Conventional vs. FHA: Which mortgage is right for you?
If you’re a first-time homebuyer, all the mortgage lingo and terminology can be difficult to decipher. Even if you’re not a first-time buyer, it can still seem like your lender is speaking to you in a different language. For example, what exactly does it mean to have a “conventional loan” or an “FHA” loan? How are they different from each other, and which one is right for you?
It depends. Each loan has pros and cons, depending on your situation.
An FHA loan is one that is insured by the government (the Federal Housing Agency to be specific.) While it is backed by the government, it is issued through approved lenders, like us. An FHA loan has a less restrictive credit qualification process and buyers are only required to put 3.5% down on the home. The FHA loan is great for first-time buyers who want to purchase a primary residence, have little equity for a downpayment, and might have less than perfect credit.
A conventional loan, on the other hand, is not backed by the government and is insured by private lenders. Conventional mortgages are the most popular type of mortgage but are harder to qualify for than an FHA loan. Qualifying borrowers will need a higher credit score and a more favorable debt-to-income ratio (the amount of debt you have compared to your income) compared to buyers qualifying for an FHA loan. Some lenders, like us, allow for as little as 3% down on a conventional loan. A conventional loan is great for buyers with good credit, or for buyers who want to purchase a second home or investment property.
As mentioned earlier, FHA loans are good for borrowers with poor to average credit. Those with above-average credit may want to look into a conventional loan. Typically speaking, the better your credit, the better your rate will be on a conventional loan.
On the other hand, if you have poor to average credit, an FHA loan will likely cost you less money than a conventional loan.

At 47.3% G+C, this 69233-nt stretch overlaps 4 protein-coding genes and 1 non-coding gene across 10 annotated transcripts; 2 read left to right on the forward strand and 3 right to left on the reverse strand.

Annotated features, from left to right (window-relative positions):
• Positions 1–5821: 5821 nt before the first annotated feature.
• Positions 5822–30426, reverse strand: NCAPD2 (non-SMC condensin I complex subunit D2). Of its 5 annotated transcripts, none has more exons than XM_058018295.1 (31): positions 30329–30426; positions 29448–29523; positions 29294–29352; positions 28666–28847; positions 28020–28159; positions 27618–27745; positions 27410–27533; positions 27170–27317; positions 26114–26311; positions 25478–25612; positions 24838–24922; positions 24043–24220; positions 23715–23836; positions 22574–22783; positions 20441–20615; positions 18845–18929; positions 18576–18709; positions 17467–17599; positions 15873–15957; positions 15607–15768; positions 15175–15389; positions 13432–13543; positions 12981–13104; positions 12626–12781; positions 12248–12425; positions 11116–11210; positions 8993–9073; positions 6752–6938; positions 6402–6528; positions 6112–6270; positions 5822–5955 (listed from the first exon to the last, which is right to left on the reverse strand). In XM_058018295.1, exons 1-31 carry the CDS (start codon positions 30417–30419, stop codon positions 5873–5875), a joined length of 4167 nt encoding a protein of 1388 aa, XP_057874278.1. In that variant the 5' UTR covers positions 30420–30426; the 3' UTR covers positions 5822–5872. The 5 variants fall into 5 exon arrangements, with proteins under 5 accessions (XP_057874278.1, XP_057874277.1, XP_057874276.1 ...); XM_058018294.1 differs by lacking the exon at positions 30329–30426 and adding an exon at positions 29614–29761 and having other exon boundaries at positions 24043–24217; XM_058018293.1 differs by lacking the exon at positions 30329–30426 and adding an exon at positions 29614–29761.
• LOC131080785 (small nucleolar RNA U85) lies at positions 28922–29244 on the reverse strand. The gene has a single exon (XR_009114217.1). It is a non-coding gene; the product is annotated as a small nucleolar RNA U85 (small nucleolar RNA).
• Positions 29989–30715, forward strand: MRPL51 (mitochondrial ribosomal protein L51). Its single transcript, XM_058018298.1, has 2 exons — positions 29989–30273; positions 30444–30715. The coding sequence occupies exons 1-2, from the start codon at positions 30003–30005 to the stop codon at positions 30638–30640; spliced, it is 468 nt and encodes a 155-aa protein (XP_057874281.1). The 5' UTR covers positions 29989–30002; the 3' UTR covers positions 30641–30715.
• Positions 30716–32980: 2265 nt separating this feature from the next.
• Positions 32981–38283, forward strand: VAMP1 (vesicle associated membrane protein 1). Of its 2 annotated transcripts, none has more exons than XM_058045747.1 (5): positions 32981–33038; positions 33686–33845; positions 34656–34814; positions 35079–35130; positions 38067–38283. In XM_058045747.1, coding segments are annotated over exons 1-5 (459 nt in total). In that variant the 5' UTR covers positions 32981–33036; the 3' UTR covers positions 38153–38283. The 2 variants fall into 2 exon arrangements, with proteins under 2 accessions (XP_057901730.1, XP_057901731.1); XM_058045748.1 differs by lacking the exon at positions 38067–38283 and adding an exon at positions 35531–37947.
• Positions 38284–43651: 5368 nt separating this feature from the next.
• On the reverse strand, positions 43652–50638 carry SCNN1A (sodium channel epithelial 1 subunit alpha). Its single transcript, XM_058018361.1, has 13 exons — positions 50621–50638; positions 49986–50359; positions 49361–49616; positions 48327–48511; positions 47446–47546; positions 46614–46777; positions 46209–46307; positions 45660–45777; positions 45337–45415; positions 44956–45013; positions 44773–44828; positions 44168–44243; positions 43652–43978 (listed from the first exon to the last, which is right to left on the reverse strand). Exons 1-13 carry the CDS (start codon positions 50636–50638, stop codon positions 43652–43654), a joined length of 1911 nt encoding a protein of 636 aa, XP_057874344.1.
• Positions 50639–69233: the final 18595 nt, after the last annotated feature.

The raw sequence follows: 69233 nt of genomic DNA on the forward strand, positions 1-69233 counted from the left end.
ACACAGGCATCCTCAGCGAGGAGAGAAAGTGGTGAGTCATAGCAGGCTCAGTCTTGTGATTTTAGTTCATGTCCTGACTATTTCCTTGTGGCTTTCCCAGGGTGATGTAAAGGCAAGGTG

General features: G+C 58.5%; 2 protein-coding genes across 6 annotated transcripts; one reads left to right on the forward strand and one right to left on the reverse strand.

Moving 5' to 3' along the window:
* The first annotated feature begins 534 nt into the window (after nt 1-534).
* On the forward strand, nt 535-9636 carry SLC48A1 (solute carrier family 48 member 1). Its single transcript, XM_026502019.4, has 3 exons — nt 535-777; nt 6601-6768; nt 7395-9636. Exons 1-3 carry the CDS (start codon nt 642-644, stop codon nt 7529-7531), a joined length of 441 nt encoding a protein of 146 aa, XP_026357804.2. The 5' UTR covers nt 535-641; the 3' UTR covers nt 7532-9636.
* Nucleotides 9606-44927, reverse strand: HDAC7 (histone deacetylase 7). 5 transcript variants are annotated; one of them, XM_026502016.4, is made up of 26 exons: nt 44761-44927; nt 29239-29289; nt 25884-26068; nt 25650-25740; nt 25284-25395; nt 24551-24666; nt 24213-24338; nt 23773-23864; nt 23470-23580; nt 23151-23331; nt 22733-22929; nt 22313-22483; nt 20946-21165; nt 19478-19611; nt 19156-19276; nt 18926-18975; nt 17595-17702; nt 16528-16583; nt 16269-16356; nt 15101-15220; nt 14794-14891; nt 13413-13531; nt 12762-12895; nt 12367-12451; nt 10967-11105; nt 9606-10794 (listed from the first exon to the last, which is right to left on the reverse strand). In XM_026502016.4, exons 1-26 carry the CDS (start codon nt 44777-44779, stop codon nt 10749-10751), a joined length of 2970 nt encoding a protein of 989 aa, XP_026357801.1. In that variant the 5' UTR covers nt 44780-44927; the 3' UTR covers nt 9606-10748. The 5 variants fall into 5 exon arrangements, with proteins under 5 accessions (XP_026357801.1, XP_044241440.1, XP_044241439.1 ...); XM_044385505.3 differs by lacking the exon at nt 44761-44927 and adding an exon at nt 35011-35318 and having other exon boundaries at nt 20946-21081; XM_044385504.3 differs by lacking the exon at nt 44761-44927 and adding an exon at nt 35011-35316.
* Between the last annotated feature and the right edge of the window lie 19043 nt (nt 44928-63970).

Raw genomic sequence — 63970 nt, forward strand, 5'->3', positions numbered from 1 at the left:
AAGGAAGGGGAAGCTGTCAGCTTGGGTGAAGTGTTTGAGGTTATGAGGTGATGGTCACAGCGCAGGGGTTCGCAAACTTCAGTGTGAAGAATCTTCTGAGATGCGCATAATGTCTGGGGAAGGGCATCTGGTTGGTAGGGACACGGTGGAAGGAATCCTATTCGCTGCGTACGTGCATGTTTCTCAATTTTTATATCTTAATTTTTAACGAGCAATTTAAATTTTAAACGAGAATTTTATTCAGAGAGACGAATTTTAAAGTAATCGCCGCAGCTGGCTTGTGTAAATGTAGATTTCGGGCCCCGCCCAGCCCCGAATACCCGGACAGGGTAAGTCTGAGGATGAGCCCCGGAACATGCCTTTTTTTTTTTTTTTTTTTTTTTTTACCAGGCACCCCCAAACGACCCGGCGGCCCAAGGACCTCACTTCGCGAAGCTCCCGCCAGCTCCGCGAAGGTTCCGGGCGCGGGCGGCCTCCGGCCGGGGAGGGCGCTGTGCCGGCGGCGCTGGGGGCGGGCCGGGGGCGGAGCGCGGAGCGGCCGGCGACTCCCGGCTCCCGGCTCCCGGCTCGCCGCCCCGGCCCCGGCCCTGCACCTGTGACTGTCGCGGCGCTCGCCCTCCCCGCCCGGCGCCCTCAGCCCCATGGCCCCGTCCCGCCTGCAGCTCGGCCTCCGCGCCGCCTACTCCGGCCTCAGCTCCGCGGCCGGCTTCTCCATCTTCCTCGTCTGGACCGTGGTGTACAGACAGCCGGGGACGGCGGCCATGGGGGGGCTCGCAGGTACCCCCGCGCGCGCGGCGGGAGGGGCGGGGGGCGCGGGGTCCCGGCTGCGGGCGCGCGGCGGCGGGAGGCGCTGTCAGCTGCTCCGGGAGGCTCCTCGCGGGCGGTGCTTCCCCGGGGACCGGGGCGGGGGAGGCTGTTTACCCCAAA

Both Conventional and FHA mortgages limit the amount that the buyer can borrow. You can still purchase a home that exceeds the loan limit, however, you will need to foot the difference with a down payment.
The 2020 FHA loan limit ranges between $331,760 and $765,600, depending on where you live. High-cost areas will have a higher loan limit than low-cost areas.
The 2020 Conventional loan limit is $510,400, and up to $765,600 in some high-cost areas.
Private Mortgage Insurance
Private Mortgage Insurance (PMI) is a type of insurance the protects the lender if you stop paying your loan. PMI is always required for an FHA loan.
PMI is also required on conventional loans when putting less than 20% down on the house. In most cases, borrowers will pay the mortgage insurance in the form of a monthly premium, although in some cases PMI can be paid for upfront.
On a conventional loan, the PMI can be lifted once you reach 22% equity in your home. However, on an FHA loan, the borrower must refinance the loan to eliminate the PMI.
While conventional loans and FHA loans can differ, both can be great products depending on your current situation. Speak with your local lender for a no-obligation assessment of which loan is right for you.
The information contained herein (including but not limited to any description of TowneBank Mortgage, its affiliates and its lending programs and products, eligibility criteria, interest rates, fees, and all other loan terms) is subject to change without notice. This is not a commitment to lend.
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